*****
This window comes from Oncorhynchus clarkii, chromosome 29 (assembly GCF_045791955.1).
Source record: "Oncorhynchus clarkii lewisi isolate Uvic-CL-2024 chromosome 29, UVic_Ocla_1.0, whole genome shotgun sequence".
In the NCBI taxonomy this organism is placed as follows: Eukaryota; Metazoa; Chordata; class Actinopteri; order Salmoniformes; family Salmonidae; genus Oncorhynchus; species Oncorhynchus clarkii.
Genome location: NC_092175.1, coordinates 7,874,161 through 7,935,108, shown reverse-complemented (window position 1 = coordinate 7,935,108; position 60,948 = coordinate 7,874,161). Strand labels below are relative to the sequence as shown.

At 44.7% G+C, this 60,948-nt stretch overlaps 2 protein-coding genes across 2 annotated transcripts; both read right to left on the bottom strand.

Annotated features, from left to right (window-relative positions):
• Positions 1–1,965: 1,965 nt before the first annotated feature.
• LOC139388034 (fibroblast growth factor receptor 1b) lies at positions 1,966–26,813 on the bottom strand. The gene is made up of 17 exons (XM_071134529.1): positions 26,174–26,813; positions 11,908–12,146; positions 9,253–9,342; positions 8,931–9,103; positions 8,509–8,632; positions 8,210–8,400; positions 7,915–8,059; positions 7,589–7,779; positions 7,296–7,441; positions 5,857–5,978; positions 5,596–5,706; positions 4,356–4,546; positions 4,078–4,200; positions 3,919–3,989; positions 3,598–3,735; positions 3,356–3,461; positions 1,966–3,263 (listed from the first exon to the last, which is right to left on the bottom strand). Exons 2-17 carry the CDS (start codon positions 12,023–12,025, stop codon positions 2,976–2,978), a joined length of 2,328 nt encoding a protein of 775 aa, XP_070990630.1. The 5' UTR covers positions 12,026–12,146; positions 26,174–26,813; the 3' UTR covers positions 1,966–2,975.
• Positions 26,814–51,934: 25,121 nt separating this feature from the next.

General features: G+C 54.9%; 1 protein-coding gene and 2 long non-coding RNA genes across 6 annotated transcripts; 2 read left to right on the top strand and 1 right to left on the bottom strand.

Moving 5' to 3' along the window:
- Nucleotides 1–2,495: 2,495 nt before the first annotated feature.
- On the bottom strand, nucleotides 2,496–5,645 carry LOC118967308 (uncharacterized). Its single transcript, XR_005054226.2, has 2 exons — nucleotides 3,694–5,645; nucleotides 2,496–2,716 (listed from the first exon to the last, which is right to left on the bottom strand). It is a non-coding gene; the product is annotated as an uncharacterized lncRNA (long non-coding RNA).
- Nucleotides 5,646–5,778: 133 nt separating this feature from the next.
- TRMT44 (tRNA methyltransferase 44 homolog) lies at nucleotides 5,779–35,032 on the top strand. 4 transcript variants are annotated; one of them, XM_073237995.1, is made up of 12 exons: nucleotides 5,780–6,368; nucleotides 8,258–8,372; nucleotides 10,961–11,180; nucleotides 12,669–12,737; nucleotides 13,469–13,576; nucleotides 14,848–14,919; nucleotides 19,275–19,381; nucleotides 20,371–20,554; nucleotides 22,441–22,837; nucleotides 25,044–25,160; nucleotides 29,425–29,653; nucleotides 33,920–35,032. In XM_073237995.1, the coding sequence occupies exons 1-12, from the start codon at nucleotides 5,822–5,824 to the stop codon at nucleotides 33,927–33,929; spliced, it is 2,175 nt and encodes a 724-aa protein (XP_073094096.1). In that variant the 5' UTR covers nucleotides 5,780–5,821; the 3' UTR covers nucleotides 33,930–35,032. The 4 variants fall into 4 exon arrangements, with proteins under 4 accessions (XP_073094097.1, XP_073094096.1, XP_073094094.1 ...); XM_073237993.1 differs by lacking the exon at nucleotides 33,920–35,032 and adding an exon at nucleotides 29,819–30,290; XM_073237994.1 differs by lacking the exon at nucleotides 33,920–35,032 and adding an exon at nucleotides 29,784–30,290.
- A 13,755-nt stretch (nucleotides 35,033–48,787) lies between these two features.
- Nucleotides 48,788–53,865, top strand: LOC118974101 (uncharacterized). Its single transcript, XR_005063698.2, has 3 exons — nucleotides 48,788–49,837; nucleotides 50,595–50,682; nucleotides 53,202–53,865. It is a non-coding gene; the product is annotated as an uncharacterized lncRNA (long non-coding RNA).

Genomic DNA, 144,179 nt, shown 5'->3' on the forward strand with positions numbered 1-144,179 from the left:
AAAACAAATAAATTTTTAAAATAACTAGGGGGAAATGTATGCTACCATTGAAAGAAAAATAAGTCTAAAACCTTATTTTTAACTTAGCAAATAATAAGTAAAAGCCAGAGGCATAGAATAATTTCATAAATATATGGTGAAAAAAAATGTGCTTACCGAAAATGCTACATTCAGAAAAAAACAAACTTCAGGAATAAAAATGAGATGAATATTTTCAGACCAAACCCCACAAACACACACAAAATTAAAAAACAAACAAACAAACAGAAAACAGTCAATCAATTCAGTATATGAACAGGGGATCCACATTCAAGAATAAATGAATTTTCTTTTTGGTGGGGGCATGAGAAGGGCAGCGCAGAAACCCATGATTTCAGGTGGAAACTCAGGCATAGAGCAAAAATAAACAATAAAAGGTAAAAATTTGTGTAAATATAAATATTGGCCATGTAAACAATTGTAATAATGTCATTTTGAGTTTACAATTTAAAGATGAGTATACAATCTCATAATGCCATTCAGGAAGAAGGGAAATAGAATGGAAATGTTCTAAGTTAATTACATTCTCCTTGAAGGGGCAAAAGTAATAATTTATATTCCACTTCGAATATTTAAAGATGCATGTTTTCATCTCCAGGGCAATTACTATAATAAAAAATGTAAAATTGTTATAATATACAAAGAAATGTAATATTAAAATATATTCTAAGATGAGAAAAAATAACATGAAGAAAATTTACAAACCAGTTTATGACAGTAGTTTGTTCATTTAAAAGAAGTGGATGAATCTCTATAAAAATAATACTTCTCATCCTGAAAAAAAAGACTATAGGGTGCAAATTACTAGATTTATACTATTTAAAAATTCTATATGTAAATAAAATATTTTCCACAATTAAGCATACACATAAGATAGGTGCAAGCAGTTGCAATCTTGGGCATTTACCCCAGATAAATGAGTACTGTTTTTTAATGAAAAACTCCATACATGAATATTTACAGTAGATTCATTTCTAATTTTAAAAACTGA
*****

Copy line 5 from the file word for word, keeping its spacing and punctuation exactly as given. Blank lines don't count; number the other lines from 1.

At 44.7% G+C, this 60,948-nt stretch overlaps 2 protein-coding genes across 2 annotated transcripts; both read right to left on the bottom strand.